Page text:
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entertainment
10 People Who Have Misplaced Their Oscars
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Winning an Oscar is, for most, a once-in-a-lifetime achievement. Unless you’re Walt Disney, who won 22. Nevertheless, owning a little gold guy is such a rarity that you’d think their owners would be a little more careful with them. Now, not all of these losses are the winners' fault—but some of them certainly are, Colin Firth.

1. ANGELINA JOLIE

After Angelina Jolie planted a kiss on her brother and made the world wrinkle their noses, she went onstage and collected a Best Supporting Actress Oscar for her role as Lisa in Girl, Interrupted. She later presented the trophy to her mother, Marcheline Bertrand. The statuette may have been boxed up and put into storage with the rest of Marcheline’s belongings when she died in 2007, but it hasn’t yet surfaced. “I didn’t actually lose it,” Jolie said, “but nobody knows where it is at the moment.”

2. WHOOPI GOLDBERG

In 2002, Whoopi Goldberg sent her Ghost Best Supporting Actress Oscar back to the Academy to have it cleaned and detailed, because apparently you can do that. The Academy then sent the Oscar on to R.S. Owens Co. of Chicago, the company that manufactures the trophies. When it arrived in the Windy City, however, the package was empty. It appeared that someone had opened the UPS package, removed the Oscar, then neatly sealed it all back up and sent it on its way. It was later found in a trash can at an airport in Ontario, California. The Oscar was returned to the Academy, who returned it to Whoopi without cleaning it. “Oscar will never leave my house again,” Goldberg said.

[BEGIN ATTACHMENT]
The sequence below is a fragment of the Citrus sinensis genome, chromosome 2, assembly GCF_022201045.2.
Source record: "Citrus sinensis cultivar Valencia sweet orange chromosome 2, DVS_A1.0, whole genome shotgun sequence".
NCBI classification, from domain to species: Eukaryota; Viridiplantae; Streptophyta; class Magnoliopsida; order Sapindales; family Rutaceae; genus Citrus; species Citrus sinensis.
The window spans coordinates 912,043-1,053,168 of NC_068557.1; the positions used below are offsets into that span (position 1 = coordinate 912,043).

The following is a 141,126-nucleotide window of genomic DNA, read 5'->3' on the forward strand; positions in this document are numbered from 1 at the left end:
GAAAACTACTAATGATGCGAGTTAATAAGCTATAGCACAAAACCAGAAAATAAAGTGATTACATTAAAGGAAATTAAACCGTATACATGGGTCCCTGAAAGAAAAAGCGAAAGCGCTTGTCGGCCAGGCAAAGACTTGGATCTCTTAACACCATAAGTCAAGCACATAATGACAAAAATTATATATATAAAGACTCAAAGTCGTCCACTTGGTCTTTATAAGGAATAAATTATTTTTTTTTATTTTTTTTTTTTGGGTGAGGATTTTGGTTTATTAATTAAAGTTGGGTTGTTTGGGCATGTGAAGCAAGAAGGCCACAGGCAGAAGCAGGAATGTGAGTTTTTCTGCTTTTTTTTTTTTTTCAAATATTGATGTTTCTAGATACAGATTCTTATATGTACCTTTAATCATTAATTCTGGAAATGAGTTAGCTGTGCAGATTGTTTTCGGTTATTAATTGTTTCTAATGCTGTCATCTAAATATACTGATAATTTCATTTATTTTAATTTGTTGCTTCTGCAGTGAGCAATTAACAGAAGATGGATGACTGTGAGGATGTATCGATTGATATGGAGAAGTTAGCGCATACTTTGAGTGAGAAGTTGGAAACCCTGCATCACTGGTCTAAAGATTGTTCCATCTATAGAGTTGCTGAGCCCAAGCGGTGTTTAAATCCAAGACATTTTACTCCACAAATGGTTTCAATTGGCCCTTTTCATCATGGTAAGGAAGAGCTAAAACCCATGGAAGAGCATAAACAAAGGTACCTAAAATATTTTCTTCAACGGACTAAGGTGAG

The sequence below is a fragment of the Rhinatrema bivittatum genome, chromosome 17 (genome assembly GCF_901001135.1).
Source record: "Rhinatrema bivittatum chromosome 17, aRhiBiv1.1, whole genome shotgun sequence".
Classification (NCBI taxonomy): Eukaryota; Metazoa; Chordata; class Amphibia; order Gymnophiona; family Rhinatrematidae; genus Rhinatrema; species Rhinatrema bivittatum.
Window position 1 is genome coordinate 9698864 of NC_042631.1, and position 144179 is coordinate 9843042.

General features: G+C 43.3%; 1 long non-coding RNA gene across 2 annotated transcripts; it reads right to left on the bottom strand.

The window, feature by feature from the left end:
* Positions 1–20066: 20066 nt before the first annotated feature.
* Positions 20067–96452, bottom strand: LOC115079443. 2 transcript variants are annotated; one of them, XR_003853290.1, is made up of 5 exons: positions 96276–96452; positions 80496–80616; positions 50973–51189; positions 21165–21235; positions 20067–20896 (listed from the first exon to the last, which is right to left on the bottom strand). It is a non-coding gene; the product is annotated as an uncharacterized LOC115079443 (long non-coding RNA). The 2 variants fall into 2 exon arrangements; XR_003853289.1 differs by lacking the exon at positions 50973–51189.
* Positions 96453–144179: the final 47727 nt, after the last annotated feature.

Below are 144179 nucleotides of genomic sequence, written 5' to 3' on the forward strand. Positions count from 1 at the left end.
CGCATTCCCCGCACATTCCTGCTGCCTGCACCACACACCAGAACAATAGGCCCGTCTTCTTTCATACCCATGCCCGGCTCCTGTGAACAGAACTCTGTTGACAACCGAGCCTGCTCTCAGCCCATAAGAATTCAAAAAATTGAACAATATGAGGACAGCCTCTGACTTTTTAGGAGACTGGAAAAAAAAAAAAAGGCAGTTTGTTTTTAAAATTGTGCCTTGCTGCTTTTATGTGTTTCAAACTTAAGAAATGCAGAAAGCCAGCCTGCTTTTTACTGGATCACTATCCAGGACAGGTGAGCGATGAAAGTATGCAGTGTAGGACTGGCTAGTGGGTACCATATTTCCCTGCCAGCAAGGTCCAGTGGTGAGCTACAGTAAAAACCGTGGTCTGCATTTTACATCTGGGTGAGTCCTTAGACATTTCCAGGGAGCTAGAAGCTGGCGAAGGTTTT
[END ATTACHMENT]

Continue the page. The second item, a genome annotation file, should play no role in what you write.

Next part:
3. OLYMPIA DUKAKIS

When Olympia Dukakis’s Moonstruck Oscar was stolen from her home in 1989, she called the Academy to see if it could be replaced. “For $78,” they said, and she agreed that it seemed like a fair price. It was the only thing taken from the house.

4. MARLON BRANDO

“I don’t know what happened to the Oscar they gave me for On the Waterfront,” Marlon Brando wrote in his autobiography. “Somewhere in the passage of time it disappeared.” He also didn't know what happened to the Oscar that he had Sacheen Littlefeather accept for him in 1973. “The Motion Picture Academy may have sent it to me, but if it did, I don’t know where it is now.”

5. JEFF BRIDGES

Jeff Bridges had just won his Oscar in 2010 for his portrayal of alcoholic country singer Bad Blake in Crazy Heart, but it was already missing by the next year’s ceremony, where he was up for another one. He lost to Colin Firth for The King’s Speech. “It’s been in a few places since last year but I haven’t seen it for a while now,” the actor admitted. “I’m hoping it will turn up, especially now that I haven’t won a spare! But Colin deserves it. I just hope he looks after it better.” Which brings us to ...

6. COLIN FIRTH

Perhaps Jeff Bridges secretly cursed the British actor as he said those words, because Firth nearly left his new trophy on a toilet tank the very night he received it. After a night of cocktails at the Oscar after-parties in 2011, Firth allegedly had to be chased down by a bathroom attendant, who had found the eight-pound statuette in the bathroom stall. Notice we said allegedly: Shortly after those reports surfaced, Firth's rep issued a statement saying the "story is completely untrue. Though it did give us a good laugh."

7. MATT DAMON